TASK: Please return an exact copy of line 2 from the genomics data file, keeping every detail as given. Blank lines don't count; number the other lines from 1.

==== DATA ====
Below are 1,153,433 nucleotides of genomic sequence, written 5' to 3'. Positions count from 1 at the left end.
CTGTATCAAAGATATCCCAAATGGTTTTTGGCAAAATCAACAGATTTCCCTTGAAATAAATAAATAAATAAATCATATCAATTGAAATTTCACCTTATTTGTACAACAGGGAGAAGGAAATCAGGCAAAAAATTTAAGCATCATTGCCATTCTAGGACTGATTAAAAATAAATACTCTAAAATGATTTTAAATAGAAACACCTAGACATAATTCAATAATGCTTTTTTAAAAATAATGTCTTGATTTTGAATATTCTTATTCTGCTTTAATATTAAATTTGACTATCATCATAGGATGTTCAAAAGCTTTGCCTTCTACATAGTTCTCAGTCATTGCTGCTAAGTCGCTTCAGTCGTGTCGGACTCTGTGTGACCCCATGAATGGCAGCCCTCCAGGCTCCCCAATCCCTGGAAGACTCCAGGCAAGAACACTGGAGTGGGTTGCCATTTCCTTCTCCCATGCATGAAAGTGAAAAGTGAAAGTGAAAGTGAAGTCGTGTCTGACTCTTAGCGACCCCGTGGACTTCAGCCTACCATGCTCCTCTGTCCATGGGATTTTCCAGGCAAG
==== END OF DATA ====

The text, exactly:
CTGTATCAAAGATATCCCAAATGGTTTTTGGCAAAATCAACAGATTTCCCTTGAAATAAATAAATAAATAAATCATATCAATTGAAATTTCACCTTATTTGTACAACAGGGAGAAGGAAATCAGGCAAAAAATTTAAGCATCATTGCCATTCTAGGACTGATTAAAAATAAATACTCTAAAATGATTTTAAATAGAAACACCTAGACATAATTCAATAATGCTTTTTTAAAAATAATGTCTTGATTTTGAATATTCTTATTCTGCTTTAATATTAAATTTGACTATCATCATAGGATGTTCAAAAGCTTTGCCTTCTACATAGTTCTCAGTCATTGCTGCTAAGTCGCTTCAGTCGTGTCGGACTCTGTGTGACCCCATGAATGGCAGCCCTCCAGGCTCCCCAATCCCTGGAAGACTCCAGGCAAGAACACTGGAGTGGGTTGCCATTTCCTTCTCCCATGCATGAAAGTGAAAAGTGAAAGTGAAAGTGAAGTCGTGTCTGACTCTTAGCGACCCCGTGGACTTCAGCCTACCATGCTCCTCTGTCCATGGGATTTTCCAGGCAAG